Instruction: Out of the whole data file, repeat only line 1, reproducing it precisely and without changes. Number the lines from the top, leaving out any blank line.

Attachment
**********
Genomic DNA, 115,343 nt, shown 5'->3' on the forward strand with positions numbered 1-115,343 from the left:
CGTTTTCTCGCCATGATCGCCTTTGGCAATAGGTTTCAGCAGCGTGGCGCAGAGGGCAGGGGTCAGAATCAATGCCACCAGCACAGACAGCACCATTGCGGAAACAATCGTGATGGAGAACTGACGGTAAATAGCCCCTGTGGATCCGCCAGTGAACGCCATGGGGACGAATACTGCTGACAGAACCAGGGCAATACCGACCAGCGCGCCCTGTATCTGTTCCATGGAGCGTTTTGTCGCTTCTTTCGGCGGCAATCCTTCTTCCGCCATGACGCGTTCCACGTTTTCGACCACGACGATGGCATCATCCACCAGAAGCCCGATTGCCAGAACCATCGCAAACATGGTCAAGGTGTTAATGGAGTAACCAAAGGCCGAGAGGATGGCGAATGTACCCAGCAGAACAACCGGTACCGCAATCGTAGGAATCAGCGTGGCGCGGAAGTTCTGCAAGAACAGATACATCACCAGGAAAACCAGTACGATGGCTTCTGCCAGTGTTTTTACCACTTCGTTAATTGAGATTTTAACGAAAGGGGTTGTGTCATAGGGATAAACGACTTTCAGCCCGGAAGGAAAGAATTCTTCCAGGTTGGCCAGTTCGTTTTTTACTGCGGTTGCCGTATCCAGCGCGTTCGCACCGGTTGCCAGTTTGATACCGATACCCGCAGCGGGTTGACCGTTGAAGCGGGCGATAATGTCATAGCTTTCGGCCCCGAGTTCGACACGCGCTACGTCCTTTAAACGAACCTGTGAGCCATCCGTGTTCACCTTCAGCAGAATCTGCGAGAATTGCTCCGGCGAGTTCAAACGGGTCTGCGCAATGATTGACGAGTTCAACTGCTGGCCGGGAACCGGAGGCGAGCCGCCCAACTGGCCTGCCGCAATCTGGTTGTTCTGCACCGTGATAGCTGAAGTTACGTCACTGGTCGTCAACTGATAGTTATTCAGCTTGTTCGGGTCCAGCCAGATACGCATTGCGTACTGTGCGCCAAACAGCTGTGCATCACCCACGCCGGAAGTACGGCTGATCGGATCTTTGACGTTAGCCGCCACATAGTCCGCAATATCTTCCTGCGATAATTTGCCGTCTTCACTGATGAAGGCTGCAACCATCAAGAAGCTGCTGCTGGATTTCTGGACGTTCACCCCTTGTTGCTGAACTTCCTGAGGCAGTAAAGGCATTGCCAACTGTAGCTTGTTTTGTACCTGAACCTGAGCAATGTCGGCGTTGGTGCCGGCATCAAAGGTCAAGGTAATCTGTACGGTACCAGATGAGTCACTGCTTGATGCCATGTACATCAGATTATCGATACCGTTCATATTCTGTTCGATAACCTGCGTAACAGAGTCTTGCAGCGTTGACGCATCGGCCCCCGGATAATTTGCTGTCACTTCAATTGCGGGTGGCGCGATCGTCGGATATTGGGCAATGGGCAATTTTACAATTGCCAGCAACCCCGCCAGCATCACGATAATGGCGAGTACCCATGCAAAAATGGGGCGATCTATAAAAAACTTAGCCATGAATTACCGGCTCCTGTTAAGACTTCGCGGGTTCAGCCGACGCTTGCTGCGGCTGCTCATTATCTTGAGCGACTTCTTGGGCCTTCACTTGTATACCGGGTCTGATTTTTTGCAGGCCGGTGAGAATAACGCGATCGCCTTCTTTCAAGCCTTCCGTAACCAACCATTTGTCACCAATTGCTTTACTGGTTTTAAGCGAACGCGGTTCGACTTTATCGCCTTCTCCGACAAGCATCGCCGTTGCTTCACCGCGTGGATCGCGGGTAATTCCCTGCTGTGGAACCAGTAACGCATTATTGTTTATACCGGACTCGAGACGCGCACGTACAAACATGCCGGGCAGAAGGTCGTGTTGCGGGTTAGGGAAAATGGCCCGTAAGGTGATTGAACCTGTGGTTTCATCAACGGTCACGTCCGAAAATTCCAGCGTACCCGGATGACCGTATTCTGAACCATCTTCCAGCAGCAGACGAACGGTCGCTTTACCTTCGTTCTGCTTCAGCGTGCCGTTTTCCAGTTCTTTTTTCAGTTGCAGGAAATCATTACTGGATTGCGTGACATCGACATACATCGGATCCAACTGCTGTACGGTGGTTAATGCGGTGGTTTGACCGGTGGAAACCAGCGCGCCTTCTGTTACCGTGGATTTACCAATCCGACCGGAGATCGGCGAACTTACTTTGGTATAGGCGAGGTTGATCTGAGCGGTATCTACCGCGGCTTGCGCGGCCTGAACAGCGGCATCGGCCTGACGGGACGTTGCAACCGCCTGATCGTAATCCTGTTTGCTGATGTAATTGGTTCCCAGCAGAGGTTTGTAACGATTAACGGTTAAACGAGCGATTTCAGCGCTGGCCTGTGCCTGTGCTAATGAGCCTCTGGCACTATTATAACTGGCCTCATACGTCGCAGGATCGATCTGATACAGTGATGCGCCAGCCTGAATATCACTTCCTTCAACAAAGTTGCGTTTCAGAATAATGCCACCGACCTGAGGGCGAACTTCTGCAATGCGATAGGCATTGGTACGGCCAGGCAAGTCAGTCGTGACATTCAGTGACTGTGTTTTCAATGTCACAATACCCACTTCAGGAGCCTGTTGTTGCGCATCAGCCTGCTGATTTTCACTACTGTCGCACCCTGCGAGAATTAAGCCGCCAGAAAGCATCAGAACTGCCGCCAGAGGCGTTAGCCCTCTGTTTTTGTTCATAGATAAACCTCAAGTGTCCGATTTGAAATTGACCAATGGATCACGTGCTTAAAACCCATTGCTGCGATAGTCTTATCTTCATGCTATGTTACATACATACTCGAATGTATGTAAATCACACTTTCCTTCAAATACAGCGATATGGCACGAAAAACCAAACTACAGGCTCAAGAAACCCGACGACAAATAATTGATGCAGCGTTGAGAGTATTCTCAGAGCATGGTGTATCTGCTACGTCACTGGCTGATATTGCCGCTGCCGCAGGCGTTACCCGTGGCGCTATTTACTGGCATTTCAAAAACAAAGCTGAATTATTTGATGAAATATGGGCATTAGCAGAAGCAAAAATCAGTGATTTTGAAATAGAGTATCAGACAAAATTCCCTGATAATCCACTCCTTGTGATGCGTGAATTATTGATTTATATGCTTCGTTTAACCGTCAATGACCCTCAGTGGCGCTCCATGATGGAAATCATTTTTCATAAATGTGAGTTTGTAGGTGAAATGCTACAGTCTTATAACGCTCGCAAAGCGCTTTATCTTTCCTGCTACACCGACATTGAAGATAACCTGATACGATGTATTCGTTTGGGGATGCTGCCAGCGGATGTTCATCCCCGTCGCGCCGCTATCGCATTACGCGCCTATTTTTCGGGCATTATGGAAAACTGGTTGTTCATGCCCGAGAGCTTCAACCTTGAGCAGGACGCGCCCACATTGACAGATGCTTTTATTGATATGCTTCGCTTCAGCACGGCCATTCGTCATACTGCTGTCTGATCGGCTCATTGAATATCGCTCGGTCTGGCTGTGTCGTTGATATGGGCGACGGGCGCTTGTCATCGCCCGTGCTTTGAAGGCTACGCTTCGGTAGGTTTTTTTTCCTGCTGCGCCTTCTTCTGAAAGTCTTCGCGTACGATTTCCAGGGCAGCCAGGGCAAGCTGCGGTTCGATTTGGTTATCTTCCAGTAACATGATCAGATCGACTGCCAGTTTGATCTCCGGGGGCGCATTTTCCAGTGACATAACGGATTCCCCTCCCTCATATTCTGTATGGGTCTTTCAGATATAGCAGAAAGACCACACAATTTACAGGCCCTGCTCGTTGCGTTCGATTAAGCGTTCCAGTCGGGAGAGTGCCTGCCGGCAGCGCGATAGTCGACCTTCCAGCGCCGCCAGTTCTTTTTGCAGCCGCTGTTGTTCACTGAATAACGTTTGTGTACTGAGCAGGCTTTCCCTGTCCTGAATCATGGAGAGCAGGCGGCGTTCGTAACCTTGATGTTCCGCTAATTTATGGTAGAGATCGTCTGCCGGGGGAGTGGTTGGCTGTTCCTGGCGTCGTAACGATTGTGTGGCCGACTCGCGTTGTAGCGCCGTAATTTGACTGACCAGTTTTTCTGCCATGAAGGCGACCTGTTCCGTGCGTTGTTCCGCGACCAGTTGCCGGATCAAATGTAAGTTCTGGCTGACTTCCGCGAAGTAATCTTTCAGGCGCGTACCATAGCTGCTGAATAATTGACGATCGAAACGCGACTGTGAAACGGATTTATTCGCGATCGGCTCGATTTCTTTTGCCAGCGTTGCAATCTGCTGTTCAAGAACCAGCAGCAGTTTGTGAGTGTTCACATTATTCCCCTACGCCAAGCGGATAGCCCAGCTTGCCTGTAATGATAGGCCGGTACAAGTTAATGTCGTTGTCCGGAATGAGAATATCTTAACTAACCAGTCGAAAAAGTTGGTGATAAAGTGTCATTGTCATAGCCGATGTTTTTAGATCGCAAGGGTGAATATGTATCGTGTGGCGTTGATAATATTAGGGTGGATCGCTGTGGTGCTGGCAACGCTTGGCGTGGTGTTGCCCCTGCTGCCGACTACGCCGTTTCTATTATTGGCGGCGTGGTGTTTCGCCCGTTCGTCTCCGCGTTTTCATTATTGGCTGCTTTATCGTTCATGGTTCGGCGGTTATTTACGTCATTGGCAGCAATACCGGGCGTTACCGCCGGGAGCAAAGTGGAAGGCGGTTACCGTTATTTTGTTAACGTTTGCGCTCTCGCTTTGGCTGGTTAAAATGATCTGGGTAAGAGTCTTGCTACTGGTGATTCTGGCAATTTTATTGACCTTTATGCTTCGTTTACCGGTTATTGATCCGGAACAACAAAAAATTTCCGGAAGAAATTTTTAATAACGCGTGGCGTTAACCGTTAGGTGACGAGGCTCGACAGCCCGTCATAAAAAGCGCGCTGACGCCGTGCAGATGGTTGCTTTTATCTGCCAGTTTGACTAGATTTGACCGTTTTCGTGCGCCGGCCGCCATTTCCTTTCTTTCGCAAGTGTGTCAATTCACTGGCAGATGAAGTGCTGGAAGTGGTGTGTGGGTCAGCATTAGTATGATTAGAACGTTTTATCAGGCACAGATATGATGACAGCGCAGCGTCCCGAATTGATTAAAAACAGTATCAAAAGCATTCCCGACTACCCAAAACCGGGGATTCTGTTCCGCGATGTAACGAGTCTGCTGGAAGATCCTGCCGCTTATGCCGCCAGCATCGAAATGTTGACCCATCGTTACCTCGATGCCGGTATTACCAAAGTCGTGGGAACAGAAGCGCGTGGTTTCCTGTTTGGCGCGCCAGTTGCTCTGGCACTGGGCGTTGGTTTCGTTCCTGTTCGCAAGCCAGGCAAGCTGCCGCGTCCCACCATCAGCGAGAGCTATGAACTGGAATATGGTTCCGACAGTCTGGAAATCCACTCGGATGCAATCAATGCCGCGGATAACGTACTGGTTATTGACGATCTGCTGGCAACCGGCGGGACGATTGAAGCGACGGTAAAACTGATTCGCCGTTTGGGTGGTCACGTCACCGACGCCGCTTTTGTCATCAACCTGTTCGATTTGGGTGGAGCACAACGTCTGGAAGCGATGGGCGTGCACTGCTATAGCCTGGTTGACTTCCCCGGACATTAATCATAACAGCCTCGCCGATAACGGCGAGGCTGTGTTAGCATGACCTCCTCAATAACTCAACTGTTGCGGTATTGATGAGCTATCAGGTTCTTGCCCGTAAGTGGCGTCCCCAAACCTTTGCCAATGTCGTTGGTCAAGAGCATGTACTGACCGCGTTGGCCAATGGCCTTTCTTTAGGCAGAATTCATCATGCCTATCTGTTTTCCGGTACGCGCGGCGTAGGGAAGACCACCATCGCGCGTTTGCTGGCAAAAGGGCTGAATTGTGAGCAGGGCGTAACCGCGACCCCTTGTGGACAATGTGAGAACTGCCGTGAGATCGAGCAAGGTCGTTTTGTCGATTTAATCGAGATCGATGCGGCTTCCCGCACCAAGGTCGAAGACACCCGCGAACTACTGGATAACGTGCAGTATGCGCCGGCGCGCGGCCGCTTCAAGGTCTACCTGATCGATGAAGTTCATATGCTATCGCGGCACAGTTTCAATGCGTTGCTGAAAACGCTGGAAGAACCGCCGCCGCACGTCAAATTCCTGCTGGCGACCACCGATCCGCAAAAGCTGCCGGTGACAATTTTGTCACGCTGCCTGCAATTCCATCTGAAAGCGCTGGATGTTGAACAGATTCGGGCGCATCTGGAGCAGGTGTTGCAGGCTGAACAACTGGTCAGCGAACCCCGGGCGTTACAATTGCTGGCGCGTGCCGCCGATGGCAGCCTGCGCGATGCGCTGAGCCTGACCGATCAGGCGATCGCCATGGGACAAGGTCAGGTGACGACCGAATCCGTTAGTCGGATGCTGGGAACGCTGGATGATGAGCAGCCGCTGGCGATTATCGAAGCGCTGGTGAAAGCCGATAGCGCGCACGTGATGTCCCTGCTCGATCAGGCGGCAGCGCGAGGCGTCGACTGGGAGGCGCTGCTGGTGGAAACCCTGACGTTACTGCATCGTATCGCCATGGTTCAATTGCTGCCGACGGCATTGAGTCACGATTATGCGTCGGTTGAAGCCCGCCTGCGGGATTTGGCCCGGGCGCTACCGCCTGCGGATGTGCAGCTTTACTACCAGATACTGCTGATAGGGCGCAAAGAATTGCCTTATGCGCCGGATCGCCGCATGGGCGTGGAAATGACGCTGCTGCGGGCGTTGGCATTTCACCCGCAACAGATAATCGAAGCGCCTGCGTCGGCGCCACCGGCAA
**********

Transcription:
Genomic DNA, 115,343 nt, shown 5'->3' on the forward strand with positions numbered 1-115,343 from the left: